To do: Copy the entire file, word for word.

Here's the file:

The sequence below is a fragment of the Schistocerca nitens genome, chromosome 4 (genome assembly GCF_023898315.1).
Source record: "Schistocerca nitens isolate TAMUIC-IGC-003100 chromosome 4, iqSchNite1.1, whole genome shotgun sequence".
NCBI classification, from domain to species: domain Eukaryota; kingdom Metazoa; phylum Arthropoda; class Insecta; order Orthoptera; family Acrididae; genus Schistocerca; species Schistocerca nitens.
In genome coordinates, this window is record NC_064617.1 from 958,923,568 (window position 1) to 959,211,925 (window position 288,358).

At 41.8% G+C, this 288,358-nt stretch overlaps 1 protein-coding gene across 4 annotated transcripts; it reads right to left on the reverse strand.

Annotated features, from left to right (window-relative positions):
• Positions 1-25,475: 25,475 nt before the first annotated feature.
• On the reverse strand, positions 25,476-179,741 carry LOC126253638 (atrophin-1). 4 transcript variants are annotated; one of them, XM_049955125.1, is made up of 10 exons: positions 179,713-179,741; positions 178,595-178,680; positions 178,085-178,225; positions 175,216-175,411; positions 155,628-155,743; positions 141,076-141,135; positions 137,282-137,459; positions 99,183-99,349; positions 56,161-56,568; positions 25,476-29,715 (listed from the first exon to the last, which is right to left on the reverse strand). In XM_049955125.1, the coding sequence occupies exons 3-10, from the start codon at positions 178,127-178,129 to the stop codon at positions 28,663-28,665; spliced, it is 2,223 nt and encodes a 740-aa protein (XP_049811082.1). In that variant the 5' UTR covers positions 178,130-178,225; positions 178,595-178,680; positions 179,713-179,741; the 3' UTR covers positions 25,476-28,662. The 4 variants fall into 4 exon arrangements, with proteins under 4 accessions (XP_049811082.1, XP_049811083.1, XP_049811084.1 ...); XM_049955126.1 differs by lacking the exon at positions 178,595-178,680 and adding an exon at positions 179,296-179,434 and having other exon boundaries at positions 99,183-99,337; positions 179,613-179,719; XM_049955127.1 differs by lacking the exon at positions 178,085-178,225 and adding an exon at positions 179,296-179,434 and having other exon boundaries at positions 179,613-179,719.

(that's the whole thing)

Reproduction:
The sequence below is a fragment of the Schistocerca nitens genome, chromosome 4 (genome assembly GCF_023898315.1).
Source record: "Schistocerca nitens isolate TAMUIC-IGC-003100 chromosome 4, iqSchNite1.1, whole genome shotgun sequence".
NCBI classification, from domain to species: domain Eukaryota; kingdom Metazoa; phylum Arthropoda; class Insecta; order Orthoptera; family Acrididae; genus Schistocerca; species Schistocerca nitens.
In genome coordinates, this window is record NC_064617.1 from 958,923,568 (window position 1) to 959,211,925 (window position 288,358).

At 41.8% G+C, this 288,358-nt stretch overlaps 1 protein-coding gene across 4 annotated transcripts; it reads right to left on the reverse strand.

Annotated features, from left to right (window-relative positions):
• Positions 1-25,475: 25,475 nt before the first annotated feature.
• On the reverse strand, positions 25,476-179,741 carry LOC126253638 (atrophin-1). 4 transcript variants are annotated; one of them, XM_049955125.1, is made up of 10 exons: positions 179,713-179,741; positions 178,595-178,680; positions 178,085-178,225; positions 175,216-175,411; positions 155,628-155,743; positions 141,076-141,135; positions 137,282-137,459; positions 99,183-99,349; positions 56,161-56,568; positions 25,476-29,715 (listed from the first exon to the last, which is right to left on the reverse strand). In XM_049955125.1, the coding sequence occupies exons 3-10, from the start codon at positions 178,127-178,129 to the stop codon at positions 28,663-28,665; spliced, it is 2,223 nt and encodes a 740-aa protein (XP_049811082.1). In that variant the 5' UTR covers positions 178,130-178,225; positions 178,595-178,680; positions 179,713-179,741; the 3' UTR covers positions 25,476-28,662. The 4 variants fall into 4 exon arrangements, with proteins under 4 accessions (XP_049811082.1, XP_049811083.1, XP_049811084.1 ...); XM_049955126.1 differs by lacking the exon at positions 178,595-178,680 and adding an exon at positions 179,296-179,434 and having other exon boundaries at positions 99,183-99,337; positions 179,613-179,719; XM_049955127.1 differs by lacking the exon at positions 178,085-178,225 and adding an exon at positions 179,296-179,434 and having other exon boundaries at positions 179,613-179,719.